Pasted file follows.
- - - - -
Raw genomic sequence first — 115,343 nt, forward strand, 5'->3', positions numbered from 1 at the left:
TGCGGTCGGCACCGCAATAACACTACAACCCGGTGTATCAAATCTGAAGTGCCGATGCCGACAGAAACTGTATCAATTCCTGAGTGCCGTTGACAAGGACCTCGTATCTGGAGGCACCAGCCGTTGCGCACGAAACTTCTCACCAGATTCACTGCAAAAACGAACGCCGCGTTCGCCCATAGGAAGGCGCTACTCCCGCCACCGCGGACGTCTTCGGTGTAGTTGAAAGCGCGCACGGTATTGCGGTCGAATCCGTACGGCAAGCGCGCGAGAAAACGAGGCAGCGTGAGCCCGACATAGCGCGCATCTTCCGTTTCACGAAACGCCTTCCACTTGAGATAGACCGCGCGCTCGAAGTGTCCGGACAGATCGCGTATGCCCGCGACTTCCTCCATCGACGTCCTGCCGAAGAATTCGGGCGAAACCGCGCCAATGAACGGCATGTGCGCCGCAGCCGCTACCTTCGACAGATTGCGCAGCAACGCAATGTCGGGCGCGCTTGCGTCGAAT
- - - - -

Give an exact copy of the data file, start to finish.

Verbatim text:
Raw genomic sequence first — 115,343 nt, forward strand, 5'->3', positions numbered from 1 at the left:
TGCGGTCGGCACCGCAATAACACTACAACCCGGTGTATCAAATCTGAAGTGCCGATGCCGACAGAAACTGTATCAATTCCTGAGTGCCGTTGACAAGGACCTCGTATCTGGAGGCACCAGCCGTTGCGCACGAAACTTCTCACCAGATTCACTGCAAAAACGAACGCCGCGTTCGCCCATAGGAAGGCGCTACTCCCGCCACCGCGGACGTCTTCGGTGTAGTTGAAAGCGCGCACGGTATTGCGGTCGAATCCGTACGGCAAGCGCGCGAGAAAACGAGGCAGCGTGAGCCCGACATAGCGCGCATCTTCCGTTTCACGAAACGCCTTCCACTTGAGATAGACCGCGCGCTCGAAGTGTCCGGACAGATCGCGTATGCCCGCGACTTCCTCCATCGACGTCCTGCCGAAGAATTCGGGCGAAACCGCGCCAATGAACGGCATGTGCGCCGCAGCCGCTACCTTCGACAGATTGCGCAGCAACGCAATGTCGGGCGCGCTTGCGTCGAAT